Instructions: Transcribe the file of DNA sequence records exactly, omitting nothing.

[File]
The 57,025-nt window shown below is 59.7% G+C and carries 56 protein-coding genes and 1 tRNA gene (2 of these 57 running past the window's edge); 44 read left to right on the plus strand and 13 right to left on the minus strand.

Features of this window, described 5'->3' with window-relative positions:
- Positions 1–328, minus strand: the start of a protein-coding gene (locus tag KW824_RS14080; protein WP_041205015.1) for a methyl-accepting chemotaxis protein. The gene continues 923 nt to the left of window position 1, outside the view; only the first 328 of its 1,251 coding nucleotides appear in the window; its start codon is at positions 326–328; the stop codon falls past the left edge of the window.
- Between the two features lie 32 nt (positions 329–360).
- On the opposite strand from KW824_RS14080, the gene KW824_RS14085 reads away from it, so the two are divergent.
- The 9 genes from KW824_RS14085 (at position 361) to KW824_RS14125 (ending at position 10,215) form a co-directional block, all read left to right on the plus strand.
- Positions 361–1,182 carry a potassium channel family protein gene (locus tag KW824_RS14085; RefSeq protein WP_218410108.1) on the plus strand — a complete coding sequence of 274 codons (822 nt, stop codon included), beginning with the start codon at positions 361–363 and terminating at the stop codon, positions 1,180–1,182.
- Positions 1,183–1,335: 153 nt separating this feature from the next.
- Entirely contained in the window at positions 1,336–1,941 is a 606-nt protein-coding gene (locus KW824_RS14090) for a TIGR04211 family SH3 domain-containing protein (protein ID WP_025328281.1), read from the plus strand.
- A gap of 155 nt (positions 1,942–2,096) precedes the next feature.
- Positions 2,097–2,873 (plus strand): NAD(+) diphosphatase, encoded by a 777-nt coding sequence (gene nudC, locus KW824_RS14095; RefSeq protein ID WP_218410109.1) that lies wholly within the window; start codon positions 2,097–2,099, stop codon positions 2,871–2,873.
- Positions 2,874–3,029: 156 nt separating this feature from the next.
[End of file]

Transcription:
The 57,025-nt window shown below is 59.7% G+C and carries 56 protein-coding genes and 1 tRNA gene (2 of these 57 running past the window's edge); 44 read left to right on the plus strand and 13 right to left on the minus strand.

Features of this window, described 5'->3' with window-relative positions:
- Positions 1–328, minus strand: the start of a protein-coding gene (locus tag KW824_RS14080; protein WP_041205015.1) for a methyl-accepting chemotaxis protein. The gene continues 923 nt to the left of window position 1, outside the view; only the first 328 of its 1,251 coding nucleotides appear in the window; its start codon is at positions 326–328; the stop codon falls past the left edge of the window.
- Between the two features lie 32 nt (positions 329–360).
- On the opposite strand from KW824_RS14080, the gene KW824_RS14085 reads away from it, so the two are divergent.
- The 9 genes from KW824_RS14085 (at position 361) to KW824_RS14125 (ending at position 10,215) form a co-directional block, all read left to right on the plus strand.
- Positions 361–1,182 carry a potassium channel family protein gene (locus tag KW824_RS14085; RefSeq protein WP_218410108.1) on the plus strand — a complete coding sequence of 274 codons (822 nt, stop codon included), beginning with the start codon at positions 361–363 and terminating at the stop codon, positions 1,180–1,182.
- Positions 1,183–1,335: 153 nt separating this feature from the next.
- Entirely contained in the window at positions 1,336–1,941 is a 606-nt protein-coding gene (locus KW824_RS14090) for a TIGR04211 family SH3 domain-containing protein (protein ID WP_025328281.1), read from the plus strand.
- A gap of 155 nt (positions 1,942–2,096) precedes the next feature.
- Positions 2,097–2,873 (plus strand): NAD(+) diphosphatase, encoded by a 777-nt coding sequence (gene nudC, locus KW824_RS14095; RefSeq protein ID WP_218410109.1) that lies wholly within the window; start codon positions 2,097–2,099, stop codon positions 2,871–2,873.
- Positions 2,874–3,029: 156 nt separating this feature from the next.